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My Name Is Albert Ayler (2006)

A documentary on avant-garde saxophonist Albert Ayler.




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Credited cast:
Albert Ayler ... Himself (archive footage)
Donald Ayler ... Albert's brother
Edward Ayler ... Albert's father
... Himself (archive footage)
Bill Folwell ... Bass player
Elliott Landy ... (Photographer)
Lionel Marshall ... Drummer
Ed Michel ... Albert's Producer
Sunny Murray ... Drummer
Gary Peacock ... Bass player
Carrie Roundtree ... Girlfriend
Michael Sampson ... Violinist
Mutawef Shaheed ... friend of Donald and Albert
Sune Spångberg ... drummer on Albert Ayler's first record
Bernard Stollman ... founder of ESP disk


A documentary on avant-garde saxophonist Albert Ayler.

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jazz | independent film | See All (2) »


"If people don't like it now, they will." - Albert Ayler


Documentary | Music



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Release Date:

8 November 2007 (USA)  »

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Albert Ayler: If people don't like it now, they will.
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User Reviews

The Ayler Pandora's Box
1 March 2010 | by See all my reviews

There is something about the creative spirit that drives the most gifted beyond their own limitations, often exposing flawed human traits and inexplicable behaviour. There is a common acceptance of the notion that the dividing line between genius and madness is indeed a slim one. Vincent van Gogh, Antonin Artaud, Edgar Allen Poe, all highly creative individuals, contributing an illustrious body of work, yet considered a little off the wall. Jackson Pollock had the dubious double of being artistically castigated and considered beyond the offbeat. Free jazz musician Albert Ayler was another such person and his story is revealed in Kasper Collin's highly regarded film essay.

I was lucky enough to grow up alongside the creative development of modern jazz. In the early fifties Charlie Parker was the shining genius to some, the wrecker of jazz music to others. Then came Coltrane, with his powerful tone and free-flowing ideas. Many jazzers found him scary. Ornette Coleman was described by Johnny Dankworth as "not playing jazz but making noise" when he emerged on the scene. As a young lad of 17, I got the Ornette Coleman Double Quartet album, with Coleman's quartet in the left speaker and Eric Dolphy's in the right. These two ensembles played freely, independently and simultaneously – and it was great! On the cover of the album was a large picture by Jackson Pollock – and it all made sense. Where Pollock was claiming nothing more for his painting than what it was – paint on canvas – so the free musicians were stripping away all attributes of their music – we were to appreciate just the sounds. When I took A Level Art I did a project linking music to painting and used the abstract expressionism of Pollock to illustrate my case. I got an A+. And I guess I was then ready for Albert Ayler.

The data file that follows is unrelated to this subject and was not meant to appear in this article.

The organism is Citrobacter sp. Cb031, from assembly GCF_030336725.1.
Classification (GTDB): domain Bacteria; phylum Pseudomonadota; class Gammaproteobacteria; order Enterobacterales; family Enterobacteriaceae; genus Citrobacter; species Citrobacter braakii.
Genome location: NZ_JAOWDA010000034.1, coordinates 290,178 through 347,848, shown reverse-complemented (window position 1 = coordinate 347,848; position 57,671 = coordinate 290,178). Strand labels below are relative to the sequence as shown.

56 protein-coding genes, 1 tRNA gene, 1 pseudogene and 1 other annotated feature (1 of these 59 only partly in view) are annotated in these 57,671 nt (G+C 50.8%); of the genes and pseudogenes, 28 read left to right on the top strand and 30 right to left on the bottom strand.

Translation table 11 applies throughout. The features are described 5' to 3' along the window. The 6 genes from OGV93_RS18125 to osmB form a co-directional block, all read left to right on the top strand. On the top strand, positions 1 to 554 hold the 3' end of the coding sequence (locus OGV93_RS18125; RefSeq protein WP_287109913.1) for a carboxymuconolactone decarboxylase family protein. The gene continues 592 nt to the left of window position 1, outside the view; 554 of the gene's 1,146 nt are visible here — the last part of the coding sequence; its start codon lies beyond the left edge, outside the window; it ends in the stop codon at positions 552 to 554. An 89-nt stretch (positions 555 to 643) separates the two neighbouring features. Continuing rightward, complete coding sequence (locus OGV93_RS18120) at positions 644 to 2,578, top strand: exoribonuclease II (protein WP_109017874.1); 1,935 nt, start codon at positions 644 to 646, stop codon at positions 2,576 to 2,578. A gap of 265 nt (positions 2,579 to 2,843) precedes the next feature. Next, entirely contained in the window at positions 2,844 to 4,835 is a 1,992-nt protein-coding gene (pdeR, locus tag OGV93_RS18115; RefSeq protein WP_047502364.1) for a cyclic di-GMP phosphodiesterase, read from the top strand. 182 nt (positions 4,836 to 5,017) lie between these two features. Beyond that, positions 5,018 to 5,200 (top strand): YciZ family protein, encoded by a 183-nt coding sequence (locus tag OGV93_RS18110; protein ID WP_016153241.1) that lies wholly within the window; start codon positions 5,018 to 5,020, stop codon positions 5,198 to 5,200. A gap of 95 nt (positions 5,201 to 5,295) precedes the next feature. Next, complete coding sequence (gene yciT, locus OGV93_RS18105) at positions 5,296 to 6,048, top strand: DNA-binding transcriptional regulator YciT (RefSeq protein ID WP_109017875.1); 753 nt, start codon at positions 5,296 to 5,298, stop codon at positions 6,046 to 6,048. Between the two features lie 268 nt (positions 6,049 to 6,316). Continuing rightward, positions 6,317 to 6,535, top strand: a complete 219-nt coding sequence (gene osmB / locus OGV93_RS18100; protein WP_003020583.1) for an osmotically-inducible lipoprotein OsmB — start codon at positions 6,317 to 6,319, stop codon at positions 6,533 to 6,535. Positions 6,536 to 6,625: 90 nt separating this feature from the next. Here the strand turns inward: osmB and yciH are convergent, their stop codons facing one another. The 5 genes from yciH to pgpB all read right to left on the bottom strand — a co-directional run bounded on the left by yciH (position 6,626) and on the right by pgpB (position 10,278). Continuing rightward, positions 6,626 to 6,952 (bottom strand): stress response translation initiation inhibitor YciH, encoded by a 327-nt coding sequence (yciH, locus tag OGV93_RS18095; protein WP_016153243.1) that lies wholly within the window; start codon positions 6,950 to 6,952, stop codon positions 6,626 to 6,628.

The first Ayler album I acquired was called "May Name is Albert Ayler" and I played it until the grooves bled. More recently I was gifted by a dear friend a box set – truly a beautiful box with all manner of Ayler memorabilia inside – photos, posters, facsimile articles, petals from his favourite flowers – and nine CDs of unreleased material. Watching Kasper Collin's film, also called My Name is Albert Ayler, in the Shetland Museum on Saturday night, I was reminded of this box set. Collin's film is a bit like this box – a collection of fragments taken from here and there – interviews old and new, photos, the little archive footage that exists, contemporary source material. It is all put together to gradually uncover a feeling for a man who was driven by a passion for his music and a determination to pursue his chosen musical path against all odds. You come away from this film with a feeling that you have just had an intimate conversation with a close friend, where he has revealed his innermost personal thoughts.

It is not an easy film, but Albert Ayler was far from an easy subject. Best of all was to discover that John Coltrane suggested that Albert Ayler and Ornette Coleman should play at his funeral. Bet that was some gig. Coltrane and Coleman are now considered inspirational sources for modern jazz players, but Ayler still remains largely unknown and enigmatic. Yet those who came into contact with him, as this film shows, were full of admiration for him and his music, full of love for the man, however weird he appeared. There is joy and there is sadness. I will long remember the film's opening and closing images of Albert Ayler's father searching for his own son's final resting place amongst rows of impersonal grave-markers and having great difficulty finding it.

Kasper Collin has presented us with another splendid reason to be passionate about the forgotten genius of jazz, whose true legacy is only now becoming appreciated nearly forty years after he died. - Jeff Merrifield 2010

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